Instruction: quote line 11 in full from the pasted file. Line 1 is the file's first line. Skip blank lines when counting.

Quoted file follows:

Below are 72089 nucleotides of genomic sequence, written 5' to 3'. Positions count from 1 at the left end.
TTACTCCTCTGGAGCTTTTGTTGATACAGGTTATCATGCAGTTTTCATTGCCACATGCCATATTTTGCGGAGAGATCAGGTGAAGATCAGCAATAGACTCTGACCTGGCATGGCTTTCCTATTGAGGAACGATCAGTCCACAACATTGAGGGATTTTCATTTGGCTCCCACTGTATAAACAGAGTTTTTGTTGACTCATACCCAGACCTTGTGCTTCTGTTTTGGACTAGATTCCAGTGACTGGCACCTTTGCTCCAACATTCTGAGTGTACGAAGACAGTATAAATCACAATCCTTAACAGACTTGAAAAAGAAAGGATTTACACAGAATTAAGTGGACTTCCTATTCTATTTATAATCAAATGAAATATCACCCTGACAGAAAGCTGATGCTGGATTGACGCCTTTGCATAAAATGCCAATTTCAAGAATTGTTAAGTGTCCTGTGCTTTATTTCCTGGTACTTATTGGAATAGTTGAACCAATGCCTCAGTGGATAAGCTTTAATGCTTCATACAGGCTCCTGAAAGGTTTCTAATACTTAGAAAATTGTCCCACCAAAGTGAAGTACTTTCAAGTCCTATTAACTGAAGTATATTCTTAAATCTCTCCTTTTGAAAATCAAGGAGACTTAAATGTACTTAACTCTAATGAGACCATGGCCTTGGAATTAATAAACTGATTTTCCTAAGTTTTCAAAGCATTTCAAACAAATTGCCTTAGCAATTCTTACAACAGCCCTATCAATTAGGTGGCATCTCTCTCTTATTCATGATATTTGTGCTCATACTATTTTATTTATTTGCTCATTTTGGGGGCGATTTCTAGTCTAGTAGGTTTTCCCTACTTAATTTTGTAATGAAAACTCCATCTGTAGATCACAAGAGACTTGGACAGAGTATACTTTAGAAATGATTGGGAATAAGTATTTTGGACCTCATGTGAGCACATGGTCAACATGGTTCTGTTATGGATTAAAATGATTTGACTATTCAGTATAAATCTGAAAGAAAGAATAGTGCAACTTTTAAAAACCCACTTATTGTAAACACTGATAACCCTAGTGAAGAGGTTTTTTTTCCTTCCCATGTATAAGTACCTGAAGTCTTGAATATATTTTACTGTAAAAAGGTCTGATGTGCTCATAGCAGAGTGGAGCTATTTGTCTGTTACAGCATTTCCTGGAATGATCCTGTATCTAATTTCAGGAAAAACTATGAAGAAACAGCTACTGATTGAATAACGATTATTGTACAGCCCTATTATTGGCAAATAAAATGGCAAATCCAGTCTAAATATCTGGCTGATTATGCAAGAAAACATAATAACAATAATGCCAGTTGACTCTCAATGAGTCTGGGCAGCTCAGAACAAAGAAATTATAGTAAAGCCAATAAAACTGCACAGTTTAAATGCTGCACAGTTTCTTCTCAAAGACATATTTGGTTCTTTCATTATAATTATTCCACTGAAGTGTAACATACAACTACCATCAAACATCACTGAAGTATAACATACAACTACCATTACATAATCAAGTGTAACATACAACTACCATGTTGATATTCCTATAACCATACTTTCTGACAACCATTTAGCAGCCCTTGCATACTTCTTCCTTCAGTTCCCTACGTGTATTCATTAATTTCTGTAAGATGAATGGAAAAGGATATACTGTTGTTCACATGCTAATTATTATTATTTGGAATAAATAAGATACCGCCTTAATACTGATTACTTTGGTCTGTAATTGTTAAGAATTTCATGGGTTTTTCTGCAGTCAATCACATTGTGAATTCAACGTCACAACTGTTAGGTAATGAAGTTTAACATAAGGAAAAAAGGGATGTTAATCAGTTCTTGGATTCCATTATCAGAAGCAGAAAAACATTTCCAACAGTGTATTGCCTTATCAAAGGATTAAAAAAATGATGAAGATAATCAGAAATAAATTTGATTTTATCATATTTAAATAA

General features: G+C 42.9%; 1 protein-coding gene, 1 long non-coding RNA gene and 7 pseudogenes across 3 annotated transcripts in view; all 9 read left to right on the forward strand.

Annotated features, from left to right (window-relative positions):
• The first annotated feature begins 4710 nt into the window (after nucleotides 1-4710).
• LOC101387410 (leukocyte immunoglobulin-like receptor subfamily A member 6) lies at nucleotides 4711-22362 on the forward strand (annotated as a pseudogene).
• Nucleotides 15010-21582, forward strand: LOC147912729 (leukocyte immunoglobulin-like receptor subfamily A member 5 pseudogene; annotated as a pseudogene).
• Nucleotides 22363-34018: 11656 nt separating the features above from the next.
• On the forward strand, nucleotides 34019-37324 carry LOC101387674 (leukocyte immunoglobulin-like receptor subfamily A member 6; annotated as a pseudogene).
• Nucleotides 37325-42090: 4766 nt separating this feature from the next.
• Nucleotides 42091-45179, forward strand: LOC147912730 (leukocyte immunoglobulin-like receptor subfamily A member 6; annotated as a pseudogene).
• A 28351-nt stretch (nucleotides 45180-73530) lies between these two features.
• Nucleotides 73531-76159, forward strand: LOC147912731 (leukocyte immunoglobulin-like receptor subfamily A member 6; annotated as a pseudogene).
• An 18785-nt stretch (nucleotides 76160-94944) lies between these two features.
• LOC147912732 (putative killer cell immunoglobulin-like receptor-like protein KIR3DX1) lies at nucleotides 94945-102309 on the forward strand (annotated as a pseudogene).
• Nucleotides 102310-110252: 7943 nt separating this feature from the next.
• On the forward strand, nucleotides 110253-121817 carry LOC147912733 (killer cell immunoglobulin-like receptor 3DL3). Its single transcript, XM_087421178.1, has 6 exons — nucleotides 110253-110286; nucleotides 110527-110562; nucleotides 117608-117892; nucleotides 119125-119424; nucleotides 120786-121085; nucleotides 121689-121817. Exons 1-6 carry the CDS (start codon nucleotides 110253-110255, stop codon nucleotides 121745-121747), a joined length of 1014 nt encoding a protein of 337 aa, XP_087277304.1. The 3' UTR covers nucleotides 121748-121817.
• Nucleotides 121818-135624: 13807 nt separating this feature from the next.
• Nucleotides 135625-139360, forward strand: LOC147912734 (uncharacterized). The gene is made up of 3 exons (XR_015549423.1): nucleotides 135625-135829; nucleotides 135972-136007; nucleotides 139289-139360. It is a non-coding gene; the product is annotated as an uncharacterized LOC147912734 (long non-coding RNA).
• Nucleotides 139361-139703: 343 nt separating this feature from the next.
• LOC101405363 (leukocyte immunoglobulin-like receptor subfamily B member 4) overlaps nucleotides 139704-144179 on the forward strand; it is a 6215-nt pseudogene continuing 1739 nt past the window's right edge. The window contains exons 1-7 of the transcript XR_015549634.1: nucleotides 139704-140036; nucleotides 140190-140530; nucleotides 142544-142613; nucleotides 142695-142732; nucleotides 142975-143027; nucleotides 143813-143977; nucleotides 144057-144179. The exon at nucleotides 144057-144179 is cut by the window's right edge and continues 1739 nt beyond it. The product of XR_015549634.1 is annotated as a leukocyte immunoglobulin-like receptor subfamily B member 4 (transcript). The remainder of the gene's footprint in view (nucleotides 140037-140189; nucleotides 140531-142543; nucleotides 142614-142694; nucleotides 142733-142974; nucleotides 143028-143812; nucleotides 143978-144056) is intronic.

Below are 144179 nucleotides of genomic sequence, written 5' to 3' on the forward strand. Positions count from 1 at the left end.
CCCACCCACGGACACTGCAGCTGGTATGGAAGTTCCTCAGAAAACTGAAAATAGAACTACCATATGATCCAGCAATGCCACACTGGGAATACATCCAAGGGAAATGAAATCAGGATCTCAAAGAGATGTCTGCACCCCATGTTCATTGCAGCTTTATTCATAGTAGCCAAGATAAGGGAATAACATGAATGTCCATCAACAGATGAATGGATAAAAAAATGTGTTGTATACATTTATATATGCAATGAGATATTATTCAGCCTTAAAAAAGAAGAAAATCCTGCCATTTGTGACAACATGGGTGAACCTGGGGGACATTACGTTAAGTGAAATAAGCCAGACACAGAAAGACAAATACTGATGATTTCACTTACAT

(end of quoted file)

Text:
• Nucleotides 42091-45179, forward strand: LOC147912730 (leukocyte immunoglobulin-like receptor subfamily A member 6; annotated as a pseudogene).